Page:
Disasters overcome: The high-water mark of the floods in 2002 can be seen on the flight of steps at the front of the building. The ground floors of the Wasserpalais and of the Neues Palais were inundated up to the ceiling. The great fire of 1818, on the other hand, has left no visible signs.
Modifications: In the decade of 1720 – 1730, the old Renaissance palace received two companion buildings, the Wasserpalais on the left and the Bergpalais on the right. August the Strong had a penchant for all things Asian, so his architects Matthäus Daniel Pöppelmann and Zacharias Longuelune gave the new additions their characteristic pagoda roofs. Between 1778 and 1791, the wings were added to the main building and the Chinese Pavilion was built. After the fire of 1818, the old Renaissance castle was replaced by the Neues Palais.
Romance factor: High, because the ensemble of river embankment, Baroque garden, English garden, tree-lined Maillebahn and exhilarating pavilions is exceptionally harmonious. And also because it is possible to rent the small Trompeterhaus in the middle of the grounds.
Horror factor: Joachim von Loss, who owned the Pillnitz estate in the 17th century, unlawfully seized land from peasant farmers in the surrounding countryside. For this, he went down in local folklore as ‘Wicked Loss’, and it is said that he still haunts the palace in the form of a black dog.
Surprise factor: To the west of the Wasserpalais is the Charmillen hedge maze. Countess Cosel had it planted – one of the very few features that are associated with her memory.
Age: approximately 475 years (construction began 1442 – 1445)
Famous residents: The Saxon royal court used the castle as a private hotel for hunting parties. It only served as a main residence from 1933, when Prince Ernst Heinrich moved in permanently. After the abdication of his father, he had no prospect of assuming the throne himself, but he was known for his anti-Nazi views. In 1943, he invited the famous artist Käthe Kollwitz to set up home in Moritzburg after her home in Berlin was destroyed in an air raid.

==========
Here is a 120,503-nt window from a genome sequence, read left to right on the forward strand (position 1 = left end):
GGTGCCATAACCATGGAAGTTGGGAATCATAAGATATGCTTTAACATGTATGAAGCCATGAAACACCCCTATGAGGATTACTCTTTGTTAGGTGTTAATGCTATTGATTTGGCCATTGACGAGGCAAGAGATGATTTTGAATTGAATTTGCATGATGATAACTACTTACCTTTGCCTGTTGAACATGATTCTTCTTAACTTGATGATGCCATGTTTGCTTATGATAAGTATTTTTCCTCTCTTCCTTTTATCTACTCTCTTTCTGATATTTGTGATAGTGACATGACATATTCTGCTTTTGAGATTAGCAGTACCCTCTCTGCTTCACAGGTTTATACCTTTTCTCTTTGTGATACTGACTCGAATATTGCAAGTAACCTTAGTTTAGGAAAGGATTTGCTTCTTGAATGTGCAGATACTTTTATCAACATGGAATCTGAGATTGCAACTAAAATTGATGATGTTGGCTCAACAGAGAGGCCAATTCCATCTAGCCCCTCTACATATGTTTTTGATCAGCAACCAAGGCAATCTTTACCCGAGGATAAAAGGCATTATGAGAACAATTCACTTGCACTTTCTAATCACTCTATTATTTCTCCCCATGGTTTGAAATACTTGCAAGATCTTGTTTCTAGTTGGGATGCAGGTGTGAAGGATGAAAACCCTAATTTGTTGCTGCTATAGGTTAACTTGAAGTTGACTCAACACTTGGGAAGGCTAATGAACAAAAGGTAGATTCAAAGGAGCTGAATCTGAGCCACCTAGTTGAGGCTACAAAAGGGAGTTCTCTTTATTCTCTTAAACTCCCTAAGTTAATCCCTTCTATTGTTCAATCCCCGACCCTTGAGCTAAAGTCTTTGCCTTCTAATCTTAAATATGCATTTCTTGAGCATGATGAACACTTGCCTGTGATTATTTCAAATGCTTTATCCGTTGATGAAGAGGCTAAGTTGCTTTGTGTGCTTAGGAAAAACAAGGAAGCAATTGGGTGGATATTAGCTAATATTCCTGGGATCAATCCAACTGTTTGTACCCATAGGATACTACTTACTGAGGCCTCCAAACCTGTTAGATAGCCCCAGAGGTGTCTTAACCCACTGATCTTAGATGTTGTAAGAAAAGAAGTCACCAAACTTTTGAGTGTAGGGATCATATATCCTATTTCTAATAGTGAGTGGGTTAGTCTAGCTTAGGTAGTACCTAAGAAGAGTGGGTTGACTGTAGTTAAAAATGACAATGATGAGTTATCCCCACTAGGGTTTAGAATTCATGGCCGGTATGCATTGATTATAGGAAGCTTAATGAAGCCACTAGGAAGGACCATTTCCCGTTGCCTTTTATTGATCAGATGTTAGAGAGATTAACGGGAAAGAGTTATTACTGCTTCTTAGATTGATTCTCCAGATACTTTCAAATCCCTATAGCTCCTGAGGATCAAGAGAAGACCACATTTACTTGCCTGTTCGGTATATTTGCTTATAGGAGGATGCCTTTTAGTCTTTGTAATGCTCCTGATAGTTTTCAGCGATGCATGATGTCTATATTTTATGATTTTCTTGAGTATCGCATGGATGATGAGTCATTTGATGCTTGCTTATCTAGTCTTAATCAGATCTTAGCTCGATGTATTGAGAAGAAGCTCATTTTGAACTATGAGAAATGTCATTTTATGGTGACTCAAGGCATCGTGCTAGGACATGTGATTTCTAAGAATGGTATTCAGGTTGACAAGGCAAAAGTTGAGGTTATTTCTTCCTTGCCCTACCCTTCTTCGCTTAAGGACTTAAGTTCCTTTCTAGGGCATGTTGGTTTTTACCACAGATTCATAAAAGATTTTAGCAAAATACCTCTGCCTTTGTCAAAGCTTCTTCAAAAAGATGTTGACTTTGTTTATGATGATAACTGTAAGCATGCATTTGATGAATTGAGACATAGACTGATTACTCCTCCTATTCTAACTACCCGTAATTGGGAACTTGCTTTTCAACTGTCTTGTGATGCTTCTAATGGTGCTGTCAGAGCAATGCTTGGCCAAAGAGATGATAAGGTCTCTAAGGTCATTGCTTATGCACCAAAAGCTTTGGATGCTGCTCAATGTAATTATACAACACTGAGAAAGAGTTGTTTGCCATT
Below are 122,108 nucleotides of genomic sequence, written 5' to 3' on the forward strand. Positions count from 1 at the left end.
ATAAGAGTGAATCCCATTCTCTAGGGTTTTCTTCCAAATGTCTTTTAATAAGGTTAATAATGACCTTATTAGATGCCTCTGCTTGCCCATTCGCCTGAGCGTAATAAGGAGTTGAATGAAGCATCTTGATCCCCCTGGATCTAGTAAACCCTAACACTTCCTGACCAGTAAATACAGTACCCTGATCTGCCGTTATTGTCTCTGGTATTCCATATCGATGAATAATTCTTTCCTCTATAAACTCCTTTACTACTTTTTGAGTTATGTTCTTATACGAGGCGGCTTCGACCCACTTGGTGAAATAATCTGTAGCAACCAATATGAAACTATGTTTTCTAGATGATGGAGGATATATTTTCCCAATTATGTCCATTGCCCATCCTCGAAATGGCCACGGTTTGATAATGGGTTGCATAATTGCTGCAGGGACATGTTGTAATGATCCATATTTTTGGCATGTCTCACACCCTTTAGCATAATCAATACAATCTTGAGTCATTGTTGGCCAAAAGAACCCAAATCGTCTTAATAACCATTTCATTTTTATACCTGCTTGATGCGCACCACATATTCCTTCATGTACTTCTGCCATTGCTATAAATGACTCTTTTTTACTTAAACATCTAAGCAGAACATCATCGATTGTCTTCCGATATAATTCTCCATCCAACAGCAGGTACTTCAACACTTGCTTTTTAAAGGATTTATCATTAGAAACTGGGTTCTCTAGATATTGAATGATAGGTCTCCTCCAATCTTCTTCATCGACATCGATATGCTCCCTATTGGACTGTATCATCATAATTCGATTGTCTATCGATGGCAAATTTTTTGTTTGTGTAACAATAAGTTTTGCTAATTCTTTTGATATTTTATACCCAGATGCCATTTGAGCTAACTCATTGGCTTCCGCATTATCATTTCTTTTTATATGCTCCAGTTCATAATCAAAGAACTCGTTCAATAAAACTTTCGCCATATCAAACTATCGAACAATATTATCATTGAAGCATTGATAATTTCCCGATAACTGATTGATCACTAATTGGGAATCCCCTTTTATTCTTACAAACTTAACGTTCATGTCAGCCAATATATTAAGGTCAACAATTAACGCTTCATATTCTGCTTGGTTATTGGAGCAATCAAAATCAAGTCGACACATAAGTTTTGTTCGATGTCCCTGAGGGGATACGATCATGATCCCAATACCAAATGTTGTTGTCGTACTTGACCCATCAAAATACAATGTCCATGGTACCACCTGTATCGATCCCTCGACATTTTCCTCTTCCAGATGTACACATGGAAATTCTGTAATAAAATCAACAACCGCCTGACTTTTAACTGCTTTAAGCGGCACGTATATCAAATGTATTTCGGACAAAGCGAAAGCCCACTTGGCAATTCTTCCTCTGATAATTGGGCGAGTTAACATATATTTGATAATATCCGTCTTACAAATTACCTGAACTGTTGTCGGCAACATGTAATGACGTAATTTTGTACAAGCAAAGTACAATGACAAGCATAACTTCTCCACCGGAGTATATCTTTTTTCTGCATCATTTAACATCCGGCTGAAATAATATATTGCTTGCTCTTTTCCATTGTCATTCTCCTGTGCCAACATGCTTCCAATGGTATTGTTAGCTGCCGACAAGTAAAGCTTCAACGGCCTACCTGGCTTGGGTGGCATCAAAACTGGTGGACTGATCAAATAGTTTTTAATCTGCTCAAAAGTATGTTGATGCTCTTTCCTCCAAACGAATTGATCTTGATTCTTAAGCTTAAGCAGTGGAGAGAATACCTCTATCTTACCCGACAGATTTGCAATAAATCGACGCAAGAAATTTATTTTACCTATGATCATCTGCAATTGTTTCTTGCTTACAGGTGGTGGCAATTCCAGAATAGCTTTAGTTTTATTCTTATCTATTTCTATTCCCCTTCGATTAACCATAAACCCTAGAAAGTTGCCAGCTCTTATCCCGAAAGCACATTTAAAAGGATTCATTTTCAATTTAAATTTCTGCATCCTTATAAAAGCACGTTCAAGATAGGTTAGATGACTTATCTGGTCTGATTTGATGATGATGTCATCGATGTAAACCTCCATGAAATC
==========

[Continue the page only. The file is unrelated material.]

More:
Affairs of the heart: Cinderella and her Prince Charming were shown falling in love at Moritzburg in the classic DEFA film production Drei Haselnüsse für Aschenbrödel (English title: Three Wishes for Cinderella).
Disasters overcome: The Thirty Years’ War brought destruction to Moritzburg. The Wettins buried silverware and jewellery before they fled. This was discovered and dug up by soldiers of the Red Army. A hurricane toppled the sandstone statues from the balustrades in 1997. The castle came out of the GDR era quite well, being renovated in 1980.
Modifications: August the Strong was responsible for the most significant changes. Between 1722 and 1727, he had his architects Matthäus Daniel Pöppelmann and Zacharias Longuelune extend Moritzburg outwards and upwards, joining up separate elements in the process.
Romance factor: High! And at its highest level, when the castle lake is frozen – then you can go ice skating in tandem and imagine you’re listening to the theme music of the Cinderella film.
Horror factor: Low – the wolves in the wildlife enclosure are well fenced in.
Surprise factor: The grounds of the castle once consisted of swamp and forest. Landscaping commenced in the 16th century. The castle lake was formed by the skilful diversion and damming of streams.